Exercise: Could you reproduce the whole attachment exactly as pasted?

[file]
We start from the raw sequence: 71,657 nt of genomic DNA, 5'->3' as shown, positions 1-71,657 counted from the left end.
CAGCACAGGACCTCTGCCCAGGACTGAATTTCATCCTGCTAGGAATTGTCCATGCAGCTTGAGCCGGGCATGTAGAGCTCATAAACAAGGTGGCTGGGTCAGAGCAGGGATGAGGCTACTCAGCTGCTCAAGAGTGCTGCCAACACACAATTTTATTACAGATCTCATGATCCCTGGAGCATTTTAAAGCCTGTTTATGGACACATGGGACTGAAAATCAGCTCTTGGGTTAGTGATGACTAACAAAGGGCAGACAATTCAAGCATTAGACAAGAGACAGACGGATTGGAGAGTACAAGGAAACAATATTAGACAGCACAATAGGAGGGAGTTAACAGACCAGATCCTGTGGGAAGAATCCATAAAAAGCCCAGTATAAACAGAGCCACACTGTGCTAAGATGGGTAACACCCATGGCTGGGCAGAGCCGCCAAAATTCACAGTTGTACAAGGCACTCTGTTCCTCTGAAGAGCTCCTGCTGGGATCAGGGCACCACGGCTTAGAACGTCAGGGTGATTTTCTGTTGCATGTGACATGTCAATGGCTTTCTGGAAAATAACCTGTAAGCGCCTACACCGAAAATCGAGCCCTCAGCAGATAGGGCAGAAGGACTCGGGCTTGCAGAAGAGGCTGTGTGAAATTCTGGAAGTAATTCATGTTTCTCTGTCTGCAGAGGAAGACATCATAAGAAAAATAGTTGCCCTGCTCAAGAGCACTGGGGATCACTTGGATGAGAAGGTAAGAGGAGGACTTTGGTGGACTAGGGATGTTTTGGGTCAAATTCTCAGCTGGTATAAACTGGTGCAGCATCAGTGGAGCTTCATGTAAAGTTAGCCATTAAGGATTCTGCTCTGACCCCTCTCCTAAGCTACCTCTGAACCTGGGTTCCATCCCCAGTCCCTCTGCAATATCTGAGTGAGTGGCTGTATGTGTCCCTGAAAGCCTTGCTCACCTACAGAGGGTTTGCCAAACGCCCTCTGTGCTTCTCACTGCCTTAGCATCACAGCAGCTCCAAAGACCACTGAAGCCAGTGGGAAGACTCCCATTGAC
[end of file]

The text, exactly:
We start from the raw sequence: 71,657 nt of genomic DNA, 5'->3' as shown, positions 1-71,657 counted from the left end.
CAGCACAGGACCTCTGCCCAGGACTGAATTTCATCCTGCTAGGAATTGTCCATGCAGCTTGAGCCGGGCATGTAGAGCTCATAAACAAGGTGGCTGGGTCAGAGCAGGGATGAGGCTACTCAGCTGCTCAAGAGTGCTGCCAACACACAATTTTATTACAGATCTCATGATCCCTGGAGCATTTTAAAGCCTGTTTATGGACACATGGGACTGAAAATCAGCTCTTGGGTTAGTGATGACTAACAAAGGGCAGACAATTCAAGCATTAGACAAGAGACAGACGGATTGGAGAGTACAAGGAAACAATATTAGACAGCACAATAGGAGGGAGTTAACAGACCAGATCCTGTGGGAAGAATCCATAAAAAGCCCAGTATAAACAGAGCCACACTGTGCTAAGATGGGTAACACCCATGGCTGGGCAGAGCCGCCAAAATTCACAGTTGTACAAGGCACTCTGTTCCTCTGAAGAGCTCCTGCTGGGATCAGGGCACCACGGCTTAGAACGTCAGGGTGATTTTCTGTTGCATGTGACATGTCAATGGCTTTCTGGAAAATAACCTGTAAGCGCCTACACCGAAAATCGAGCCCTCAGCAGATAGGGCAGAAGGACTCGGGCTTGCAGAAGAGGCTGTGTGAAATTCTGGAAGTAATTCATGTTTCTCTGTCTGCAGAGGAAGACATCATAAGAAAAATAGTTGCCCTGCTCAAGAGCACTGGGGATCACTTGGATGAGAAGGTAAGAGGAGGACTTTGGTGGACTAGGGATGTTTTGGGTCAAATTCTCAGCTGGTATAAACTGGTGCAGCATCAGTGGAGCTTCATGTAAAGTTAGCCATTAAGGATTCTGCTCTGACCCCTCTCCTAAGCTACCTCTGAACCTGGGTTCCATCCCCAGTCCCTCTGCAATATCTGAGTGAGTGGCTGTATGTGTCCCTGAAAGCCTTGCTCACCTACAGAGGGTTTGCCAAACGCCCTCTGTGCTTCTCACTGCCTTAGCATCACAGCAGCTCCAAAGACCACTGAAGCCAGTGGGAAGACTCCCATTGAC